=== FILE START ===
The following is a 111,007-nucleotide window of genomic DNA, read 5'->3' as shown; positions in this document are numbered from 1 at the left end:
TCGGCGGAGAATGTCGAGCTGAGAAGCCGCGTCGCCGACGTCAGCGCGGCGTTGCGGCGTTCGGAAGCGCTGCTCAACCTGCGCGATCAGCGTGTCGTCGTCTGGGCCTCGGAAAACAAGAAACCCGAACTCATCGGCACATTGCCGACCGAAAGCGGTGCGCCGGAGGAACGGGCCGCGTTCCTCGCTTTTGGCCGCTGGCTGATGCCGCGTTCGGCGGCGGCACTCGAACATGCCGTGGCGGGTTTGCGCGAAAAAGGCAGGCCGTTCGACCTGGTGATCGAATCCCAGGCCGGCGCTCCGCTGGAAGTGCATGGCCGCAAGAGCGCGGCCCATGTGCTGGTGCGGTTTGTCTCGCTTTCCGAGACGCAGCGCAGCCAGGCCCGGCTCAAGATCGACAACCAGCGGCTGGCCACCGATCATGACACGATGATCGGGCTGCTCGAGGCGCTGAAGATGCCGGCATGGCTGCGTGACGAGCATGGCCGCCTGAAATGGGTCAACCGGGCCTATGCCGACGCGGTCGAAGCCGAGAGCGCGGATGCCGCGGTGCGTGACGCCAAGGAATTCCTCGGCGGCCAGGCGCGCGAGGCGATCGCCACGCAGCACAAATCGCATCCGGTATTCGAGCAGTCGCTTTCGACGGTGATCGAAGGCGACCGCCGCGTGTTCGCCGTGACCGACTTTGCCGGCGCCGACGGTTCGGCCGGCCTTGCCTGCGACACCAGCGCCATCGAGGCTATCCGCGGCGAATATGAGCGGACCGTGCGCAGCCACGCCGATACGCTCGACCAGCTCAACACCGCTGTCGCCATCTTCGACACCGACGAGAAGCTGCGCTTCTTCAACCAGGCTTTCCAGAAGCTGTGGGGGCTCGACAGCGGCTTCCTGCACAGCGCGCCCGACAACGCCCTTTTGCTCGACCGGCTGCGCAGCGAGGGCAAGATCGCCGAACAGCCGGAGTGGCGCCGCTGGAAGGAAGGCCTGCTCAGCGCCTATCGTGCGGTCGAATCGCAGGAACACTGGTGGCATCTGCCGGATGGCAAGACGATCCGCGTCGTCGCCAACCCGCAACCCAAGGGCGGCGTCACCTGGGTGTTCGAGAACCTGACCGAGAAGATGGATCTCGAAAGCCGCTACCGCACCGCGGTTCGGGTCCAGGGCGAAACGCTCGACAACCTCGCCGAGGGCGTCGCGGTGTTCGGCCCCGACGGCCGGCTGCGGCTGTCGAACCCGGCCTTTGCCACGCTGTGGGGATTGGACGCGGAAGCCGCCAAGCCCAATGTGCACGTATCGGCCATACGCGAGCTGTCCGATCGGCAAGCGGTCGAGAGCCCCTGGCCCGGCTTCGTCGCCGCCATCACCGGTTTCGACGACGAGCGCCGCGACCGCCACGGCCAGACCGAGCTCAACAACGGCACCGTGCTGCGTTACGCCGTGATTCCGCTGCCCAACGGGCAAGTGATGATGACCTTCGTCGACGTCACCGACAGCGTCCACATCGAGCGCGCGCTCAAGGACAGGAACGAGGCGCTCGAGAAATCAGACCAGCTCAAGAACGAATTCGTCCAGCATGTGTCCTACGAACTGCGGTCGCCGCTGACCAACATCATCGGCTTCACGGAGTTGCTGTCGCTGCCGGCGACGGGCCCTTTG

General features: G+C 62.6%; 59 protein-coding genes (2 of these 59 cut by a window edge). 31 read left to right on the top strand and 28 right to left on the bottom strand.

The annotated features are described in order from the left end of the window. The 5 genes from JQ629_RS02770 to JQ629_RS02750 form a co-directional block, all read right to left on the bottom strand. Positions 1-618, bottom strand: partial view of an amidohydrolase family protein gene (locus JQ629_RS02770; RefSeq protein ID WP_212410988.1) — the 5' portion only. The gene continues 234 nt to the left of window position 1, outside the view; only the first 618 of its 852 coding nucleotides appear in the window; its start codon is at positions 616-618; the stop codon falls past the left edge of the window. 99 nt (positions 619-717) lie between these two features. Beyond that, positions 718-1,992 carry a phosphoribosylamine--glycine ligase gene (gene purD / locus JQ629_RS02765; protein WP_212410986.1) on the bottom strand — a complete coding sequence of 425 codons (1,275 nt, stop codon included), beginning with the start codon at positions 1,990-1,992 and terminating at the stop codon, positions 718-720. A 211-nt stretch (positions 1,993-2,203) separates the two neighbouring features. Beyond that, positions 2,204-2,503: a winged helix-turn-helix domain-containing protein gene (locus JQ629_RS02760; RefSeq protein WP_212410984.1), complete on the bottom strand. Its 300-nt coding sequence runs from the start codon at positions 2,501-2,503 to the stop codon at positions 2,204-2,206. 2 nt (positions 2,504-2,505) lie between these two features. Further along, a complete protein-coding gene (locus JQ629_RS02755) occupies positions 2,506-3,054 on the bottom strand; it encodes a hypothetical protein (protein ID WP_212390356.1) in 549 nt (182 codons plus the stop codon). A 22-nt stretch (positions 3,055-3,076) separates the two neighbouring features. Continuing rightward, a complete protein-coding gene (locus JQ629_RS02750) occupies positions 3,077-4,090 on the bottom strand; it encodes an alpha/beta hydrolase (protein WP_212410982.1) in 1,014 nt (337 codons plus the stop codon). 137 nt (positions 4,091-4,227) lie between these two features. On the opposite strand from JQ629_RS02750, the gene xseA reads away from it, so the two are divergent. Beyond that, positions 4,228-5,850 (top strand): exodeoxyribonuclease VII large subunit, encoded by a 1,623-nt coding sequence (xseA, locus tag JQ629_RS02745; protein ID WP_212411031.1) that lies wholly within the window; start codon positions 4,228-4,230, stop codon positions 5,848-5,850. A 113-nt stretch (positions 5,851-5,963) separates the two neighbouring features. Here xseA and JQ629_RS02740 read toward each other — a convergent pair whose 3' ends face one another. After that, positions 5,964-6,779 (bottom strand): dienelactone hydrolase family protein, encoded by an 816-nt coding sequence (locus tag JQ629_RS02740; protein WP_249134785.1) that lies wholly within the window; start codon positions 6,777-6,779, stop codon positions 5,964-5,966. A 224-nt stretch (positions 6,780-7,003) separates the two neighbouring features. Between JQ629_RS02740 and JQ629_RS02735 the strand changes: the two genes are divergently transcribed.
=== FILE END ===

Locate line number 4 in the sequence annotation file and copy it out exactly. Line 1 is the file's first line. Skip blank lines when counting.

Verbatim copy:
The annotated features are described in order from the left end of the window. The 5 genes from JQ629_RS02770 to JQ629_RS02750 form a co-directional block, all read right to left on the bottom strand. Positions 1-618, bottom strand: partial view of an amidohydrolase family protein gene (locus JQ629_RS02770; RefSeq protein ID WP_212410988.1) — the 5' portion only. The gene continues 234 nt to the left of window position 1, outside the view; only the first 618 of its 852 coding nucleotides appear in the window; its start codon is at positions 616-618; the stop codon falls past the left edge of the window. 99 nt (positions 619-717) lie between these two features. Beyond that, positions 718-1,992 carry a phosphoribosylamine--glycine ligase gene (gene purD / locus JQ629_RS02765; protein WP_212410986.1) on the bottom strand — a complete coding sequence of 425 codons (1,275 nt, stop codon included), beginning with the start codon at positions 1,990-1,992 and terminating at the stop codon, positions 718-720. A 211-nt stretch (positions 1,993-2,203) separates the two neighbouring features. Beyond that, positions 2,204-2,503: a winged helix-turn-helix domain-containing protein gene (locus JQ629_RS02760; RefSeq protein WP_212410984.1), complete on the bottom strand. Its 300-nt coding sequence runs from the start codon at positions 2,501-2,503 to the stop codon at positions 2,204-2,206. 2 nt (positions 2,504-2,505) lie between these two features. Further along, a complete protein-coding gene (locus JQ629_RS02755) occupies positions 2,506-3,054 on the bottom strand; it encodes a hypothetical protein (protein ID WP_212390356.1) in 549 nt (182 codons plus the stop codon). A 22-nt stretch (positions 3,055-3,076) separates the two neighbouring features. Continuing rightward, a complete protein-coding gene (locus JQ629_RS02750) occupies positions 3,077-4,090 on the bottom strand; it encodes an alpha/beta hydrolase (protein WP_212410982.1) in 1,014 nt (337 codons plus the stop codon). 137 nt (positions 4,091-4,227) lie between these two features. On the opposite strand from JQ629_RS02750, the gene xseA reads away from it, so the two are divergent. Beyond that, positions 4,228-5,850 (top strand): exodeoxyribonuclease VII large subunit, encoded by a 1,623-nt coding sequence (xseA, locus tag JQ629_RS02745; protein ID WP_212411031.1) that lies wholly within the window; start codon positions 4,228-4,230, stop codon positions 5,848-5,850. A 113-nt stretch (positions 5,851-5,963) separates the two neighbouring features. Here xseA and JQ629_RS02740 read toward each other — a convergent pair whose 3' ends face one another. After that, positions 5,964-6,779 (bottom strand): dienelactone hydrolase family protein, encoded by an 816-nt coding sequence (locus tag JQ629_RS02740; protein WP_249134785.1) that lies wholly within the window; start codon positions 6,777-6,779, stop codon positions 5,964-5,966. A 224-nt stretch (positions 6,780-7,003) separates the two neighbouring features. Between JQ629_RS02740 and JQ629_RS02735 the strand changes: the two genes are divergently transcribed.